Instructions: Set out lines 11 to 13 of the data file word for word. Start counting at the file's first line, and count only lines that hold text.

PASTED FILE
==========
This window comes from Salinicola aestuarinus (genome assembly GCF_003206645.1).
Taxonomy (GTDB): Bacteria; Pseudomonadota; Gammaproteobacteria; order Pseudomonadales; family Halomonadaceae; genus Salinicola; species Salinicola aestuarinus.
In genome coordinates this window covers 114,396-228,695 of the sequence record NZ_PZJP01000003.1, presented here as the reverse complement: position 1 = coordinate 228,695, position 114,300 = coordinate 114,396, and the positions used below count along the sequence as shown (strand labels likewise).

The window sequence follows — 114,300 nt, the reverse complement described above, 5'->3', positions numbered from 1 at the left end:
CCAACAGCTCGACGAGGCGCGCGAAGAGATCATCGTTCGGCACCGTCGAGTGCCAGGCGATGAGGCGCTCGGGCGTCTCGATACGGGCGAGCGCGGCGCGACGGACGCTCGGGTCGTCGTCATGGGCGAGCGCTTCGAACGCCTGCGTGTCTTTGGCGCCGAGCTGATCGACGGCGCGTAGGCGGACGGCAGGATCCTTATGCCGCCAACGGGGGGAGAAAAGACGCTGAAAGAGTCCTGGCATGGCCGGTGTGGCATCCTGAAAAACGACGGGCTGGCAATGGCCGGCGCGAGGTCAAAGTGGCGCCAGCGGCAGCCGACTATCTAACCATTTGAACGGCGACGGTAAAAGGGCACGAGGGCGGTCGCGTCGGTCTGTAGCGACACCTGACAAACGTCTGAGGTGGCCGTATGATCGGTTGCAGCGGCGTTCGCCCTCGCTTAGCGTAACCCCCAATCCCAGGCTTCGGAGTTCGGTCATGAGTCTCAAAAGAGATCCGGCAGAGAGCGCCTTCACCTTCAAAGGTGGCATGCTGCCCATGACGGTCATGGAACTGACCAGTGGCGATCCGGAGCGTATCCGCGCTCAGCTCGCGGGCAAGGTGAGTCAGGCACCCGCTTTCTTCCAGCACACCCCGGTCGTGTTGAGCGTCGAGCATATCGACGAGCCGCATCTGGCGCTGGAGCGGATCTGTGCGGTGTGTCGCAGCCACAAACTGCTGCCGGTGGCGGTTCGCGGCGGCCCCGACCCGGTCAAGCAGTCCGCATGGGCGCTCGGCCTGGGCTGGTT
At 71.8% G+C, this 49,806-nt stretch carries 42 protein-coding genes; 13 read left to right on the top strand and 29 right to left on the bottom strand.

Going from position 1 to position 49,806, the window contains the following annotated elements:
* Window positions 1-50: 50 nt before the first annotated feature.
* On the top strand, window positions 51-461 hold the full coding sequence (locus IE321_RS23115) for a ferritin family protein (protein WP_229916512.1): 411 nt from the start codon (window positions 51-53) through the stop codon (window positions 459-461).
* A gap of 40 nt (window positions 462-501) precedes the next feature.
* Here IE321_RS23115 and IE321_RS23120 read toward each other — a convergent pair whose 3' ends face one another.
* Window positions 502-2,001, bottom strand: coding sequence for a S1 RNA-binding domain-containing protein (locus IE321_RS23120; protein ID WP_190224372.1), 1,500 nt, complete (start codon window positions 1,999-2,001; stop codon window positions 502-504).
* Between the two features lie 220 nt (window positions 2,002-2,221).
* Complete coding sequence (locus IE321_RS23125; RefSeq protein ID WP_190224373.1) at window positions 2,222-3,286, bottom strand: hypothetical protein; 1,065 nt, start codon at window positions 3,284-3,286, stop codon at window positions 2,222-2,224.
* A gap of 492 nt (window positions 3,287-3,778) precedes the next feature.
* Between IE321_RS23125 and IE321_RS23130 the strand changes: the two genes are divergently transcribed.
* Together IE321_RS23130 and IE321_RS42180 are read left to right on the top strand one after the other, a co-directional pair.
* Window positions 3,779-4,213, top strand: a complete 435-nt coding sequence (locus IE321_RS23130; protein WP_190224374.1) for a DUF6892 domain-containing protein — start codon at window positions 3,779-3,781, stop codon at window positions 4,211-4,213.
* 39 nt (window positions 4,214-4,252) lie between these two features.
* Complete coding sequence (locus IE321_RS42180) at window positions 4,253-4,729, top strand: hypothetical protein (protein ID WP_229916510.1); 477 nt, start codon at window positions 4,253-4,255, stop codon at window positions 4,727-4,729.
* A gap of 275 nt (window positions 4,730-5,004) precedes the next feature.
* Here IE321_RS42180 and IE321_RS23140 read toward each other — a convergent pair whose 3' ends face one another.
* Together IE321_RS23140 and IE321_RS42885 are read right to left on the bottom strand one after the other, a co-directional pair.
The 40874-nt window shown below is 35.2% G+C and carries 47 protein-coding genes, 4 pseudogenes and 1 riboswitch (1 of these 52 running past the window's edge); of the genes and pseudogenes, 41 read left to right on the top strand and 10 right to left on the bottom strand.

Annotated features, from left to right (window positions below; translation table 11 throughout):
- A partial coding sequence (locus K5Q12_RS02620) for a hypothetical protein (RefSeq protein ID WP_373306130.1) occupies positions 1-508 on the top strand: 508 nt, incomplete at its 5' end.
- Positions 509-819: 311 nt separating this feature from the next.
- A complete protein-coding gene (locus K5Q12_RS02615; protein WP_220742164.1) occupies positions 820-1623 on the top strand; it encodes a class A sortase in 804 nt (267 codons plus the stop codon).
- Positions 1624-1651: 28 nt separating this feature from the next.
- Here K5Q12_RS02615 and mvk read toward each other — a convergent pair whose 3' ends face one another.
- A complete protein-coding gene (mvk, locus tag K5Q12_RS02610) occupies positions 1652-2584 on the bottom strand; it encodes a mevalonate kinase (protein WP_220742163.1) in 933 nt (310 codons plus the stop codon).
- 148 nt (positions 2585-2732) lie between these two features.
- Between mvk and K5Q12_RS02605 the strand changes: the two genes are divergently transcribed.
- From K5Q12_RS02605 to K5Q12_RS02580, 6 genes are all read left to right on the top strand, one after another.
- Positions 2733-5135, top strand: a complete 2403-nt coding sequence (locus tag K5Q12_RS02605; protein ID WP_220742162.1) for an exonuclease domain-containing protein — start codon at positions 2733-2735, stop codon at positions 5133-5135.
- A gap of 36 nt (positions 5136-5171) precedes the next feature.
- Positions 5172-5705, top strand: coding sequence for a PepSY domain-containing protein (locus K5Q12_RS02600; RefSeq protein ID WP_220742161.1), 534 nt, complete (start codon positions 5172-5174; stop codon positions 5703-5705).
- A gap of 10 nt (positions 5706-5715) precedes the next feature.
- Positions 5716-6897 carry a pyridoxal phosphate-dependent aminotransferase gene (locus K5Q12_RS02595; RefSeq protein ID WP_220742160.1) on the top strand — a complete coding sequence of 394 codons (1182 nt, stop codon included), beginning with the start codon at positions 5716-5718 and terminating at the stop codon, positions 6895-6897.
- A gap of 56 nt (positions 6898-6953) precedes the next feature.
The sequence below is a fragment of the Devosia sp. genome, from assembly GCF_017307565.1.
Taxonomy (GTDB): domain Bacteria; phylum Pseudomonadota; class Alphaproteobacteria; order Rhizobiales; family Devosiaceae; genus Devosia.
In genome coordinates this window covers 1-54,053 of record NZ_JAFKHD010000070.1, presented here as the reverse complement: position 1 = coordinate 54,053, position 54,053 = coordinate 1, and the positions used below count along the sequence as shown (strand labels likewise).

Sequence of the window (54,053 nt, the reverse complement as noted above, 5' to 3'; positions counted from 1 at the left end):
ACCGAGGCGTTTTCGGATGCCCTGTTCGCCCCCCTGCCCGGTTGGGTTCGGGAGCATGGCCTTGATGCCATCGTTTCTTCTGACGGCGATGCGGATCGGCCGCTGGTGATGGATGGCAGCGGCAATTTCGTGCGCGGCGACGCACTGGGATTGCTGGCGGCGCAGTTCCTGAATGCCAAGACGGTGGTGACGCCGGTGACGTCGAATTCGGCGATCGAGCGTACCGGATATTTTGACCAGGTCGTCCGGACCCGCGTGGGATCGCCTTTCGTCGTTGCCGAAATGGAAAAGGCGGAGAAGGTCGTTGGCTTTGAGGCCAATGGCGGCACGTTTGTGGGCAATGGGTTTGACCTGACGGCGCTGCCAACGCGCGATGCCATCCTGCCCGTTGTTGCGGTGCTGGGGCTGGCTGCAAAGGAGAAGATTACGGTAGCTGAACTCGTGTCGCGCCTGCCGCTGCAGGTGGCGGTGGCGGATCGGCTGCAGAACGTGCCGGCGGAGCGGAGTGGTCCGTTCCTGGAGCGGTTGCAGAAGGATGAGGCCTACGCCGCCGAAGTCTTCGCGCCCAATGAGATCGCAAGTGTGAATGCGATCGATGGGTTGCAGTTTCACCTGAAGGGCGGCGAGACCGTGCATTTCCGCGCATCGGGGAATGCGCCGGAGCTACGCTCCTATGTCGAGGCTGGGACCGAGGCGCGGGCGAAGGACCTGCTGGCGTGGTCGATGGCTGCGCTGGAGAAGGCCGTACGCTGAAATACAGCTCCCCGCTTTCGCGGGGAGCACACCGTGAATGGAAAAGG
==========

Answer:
* Here IE321_RS23115 and IE321_RS23120 read toward each other — a convergent pair whose 3' ends face one another.
* Window positions 502-2,001, bottom strand: coding sequence for a S1 RNA-binding domain-containing protein (locus IE321_RS23120; protein ID WP_190224372.1), 1,500 nt, complete (start codon window positions 1,999-2,001; stop codon window positions 502-504).
* Between the two features lie 220 nt (window positions 2,002-2,221).